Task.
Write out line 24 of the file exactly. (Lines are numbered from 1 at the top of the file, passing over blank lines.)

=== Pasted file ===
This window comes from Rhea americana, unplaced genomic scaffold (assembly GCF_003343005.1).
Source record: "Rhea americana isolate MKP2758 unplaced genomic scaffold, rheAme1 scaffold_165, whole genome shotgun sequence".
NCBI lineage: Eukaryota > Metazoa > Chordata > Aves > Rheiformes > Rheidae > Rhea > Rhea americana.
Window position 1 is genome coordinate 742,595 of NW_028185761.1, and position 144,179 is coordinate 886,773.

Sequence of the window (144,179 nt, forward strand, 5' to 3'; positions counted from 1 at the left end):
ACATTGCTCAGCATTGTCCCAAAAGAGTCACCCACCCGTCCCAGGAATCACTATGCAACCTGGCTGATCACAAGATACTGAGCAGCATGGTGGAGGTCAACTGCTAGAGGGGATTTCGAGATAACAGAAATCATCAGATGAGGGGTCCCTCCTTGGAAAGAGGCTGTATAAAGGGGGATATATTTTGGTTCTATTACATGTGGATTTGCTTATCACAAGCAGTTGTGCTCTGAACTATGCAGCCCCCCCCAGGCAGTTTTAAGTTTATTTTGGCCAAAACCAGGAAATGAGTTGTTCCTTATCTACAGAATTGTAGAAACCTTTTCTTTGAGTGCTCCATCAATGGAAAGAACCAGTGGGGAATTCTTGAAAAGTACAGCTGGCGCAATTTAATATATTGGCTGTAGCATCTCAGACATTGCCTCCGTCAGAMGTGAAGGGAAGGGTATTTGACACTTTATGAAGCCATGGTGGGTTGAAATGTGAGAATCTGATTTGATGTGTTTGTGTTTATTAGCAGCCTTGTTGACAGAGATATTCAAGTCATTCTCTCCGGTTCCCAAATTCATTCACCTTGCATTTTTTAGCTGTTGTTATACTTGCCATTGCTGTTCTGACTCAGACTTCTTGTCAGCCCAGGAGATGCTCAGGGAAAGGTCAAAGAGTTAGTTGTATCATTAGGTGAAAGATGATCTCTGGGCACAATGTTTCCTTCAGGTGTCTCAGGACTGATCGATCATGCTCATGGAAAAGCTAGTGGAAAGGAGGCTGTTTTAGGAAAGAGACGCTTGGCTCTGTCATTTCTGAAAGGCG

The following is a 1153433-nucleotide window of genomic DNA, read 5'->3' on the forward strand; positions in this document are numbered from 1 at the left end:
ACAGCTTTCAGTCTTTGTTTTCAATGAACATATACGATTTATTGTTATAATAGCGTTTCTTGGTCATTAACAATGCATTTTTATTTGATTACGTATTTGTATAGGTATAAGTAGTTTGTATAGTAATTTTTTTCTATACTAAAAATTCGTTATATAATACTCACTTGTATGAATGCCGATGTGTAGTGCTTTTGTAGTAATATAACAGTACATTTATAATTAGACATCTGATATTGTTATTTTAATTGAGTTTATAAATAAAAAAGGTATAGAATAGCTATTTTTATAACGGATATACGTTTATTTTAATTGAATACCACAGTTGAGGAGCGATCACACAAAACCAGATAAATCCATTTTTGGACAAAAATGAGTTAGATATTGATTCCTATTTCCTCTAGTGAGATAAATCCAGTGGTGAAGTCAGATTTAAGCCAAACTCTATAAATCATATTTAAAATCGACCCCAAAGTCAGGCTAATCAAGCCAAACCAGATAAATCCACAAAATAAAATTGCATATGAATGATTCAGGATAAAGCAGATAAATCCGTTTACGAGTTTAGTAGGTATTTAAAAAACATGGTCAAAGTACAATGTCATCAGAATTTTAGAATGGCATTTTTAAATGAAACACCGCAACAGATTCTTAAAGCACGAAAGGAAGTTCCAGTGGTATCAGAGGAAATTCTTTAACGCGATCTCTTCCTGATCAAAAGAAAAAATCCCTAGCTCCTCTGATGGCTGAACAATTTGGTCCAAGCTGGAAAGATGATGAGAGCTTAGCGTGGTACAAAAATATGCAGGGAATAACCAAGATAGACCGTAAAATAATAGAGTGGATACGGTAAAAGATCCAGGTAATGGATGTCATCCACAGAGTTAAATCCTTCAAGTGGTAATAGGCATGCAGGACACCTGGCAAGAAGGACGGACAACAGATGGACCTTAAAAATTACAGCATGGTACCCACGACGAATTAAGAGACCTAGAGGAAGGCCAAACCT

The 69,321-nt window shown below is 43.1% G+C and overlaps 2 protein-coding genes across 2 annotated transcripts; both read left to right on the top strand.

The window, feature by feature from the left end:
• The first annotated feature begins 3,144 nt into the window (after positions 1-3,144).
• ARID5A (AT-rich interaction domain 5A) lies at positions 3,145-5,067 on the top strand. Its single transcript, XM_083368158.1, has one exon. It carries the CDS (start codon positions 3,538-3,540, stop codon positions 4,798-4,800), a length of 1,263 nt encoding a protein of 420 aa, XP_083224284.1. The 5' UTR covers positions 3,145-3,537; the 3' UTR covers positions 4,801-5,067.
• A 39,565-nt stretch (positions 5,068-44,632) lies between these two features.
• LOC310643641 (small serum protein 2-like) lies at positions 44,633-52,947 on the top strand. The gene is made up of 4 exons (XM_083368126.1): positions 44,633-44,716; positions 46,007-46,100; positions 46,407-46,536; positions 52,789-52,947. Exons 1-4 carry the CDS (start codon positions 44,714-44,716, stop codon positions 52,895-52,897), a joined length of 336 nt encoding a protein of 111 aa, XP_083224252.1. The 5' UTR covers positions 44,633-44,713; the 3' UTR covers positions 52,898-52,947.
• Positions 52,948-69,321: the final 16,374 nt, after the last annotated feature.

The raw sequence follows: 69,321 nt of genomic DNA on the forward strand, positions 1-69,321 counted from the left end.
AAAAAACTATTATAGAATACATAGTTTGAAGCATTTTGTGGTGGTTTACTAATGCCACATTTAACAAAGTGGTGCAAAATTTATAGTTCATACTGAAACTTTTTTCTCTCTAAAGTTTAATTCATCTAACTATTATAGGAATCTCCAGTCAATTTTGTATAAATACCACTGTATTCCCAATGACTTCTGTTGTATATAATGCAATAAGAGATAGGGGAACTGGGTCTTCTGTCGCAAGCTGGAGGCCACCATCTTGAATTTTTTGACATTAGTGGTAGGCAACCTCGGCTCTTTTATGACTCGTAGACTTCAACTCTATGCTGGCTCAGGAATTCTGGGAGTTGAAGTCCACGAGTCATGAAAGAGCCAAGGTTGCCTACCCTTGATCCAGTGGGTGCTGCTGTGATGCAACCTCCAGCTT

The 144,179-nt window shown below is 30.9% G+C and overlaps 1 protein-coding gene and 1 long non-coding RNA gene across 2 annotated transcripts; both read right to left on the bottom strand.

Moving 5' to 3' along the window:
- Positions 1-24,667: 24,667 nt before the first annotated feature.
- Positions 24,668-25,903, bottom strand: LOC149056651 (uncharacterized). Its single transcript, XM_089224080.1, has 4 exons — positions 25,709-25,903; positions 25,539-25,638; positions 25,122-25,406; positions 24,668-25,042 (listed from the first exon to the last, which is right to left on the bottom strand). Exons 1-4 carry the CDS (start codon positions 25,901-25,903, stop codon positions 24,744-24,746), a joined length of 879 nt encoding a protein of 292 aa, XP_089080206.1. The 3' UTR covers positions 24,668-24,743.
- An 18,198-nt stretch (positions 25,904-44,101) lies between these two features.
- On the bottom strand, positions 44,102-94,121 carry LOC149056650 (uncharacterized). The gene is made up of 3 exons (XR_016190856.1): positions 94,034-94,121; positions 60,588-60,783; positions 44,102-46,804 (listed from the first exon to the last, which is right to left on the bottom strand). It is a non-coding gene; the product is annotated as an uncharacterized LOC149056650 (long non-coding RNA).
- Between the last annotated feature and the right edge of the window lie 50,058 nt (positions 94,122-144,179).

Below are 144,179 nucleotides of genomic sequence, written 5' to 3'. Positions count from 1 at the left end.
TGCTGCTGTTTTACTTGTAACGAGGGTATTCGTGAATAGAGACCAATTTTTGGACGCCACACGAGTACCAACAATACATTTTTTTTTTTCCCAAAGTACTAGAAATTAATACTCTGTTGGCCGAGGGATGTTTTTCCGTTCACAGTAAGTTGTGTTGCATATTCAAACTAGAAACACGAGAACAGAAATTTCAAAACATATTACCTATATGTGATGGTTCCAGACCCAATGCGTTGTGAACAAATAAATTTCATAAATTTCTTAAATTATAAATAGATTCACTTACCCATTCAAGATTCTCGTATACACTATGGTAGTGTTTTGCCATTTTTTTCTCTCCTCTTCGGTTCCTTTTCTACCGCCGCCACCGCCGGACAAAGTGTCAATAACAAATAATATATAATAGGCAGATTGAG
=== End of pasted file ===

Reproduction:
- Between the last annotated feature and the right edge of the window lie 50,058 nt (positions 94,122-144,179).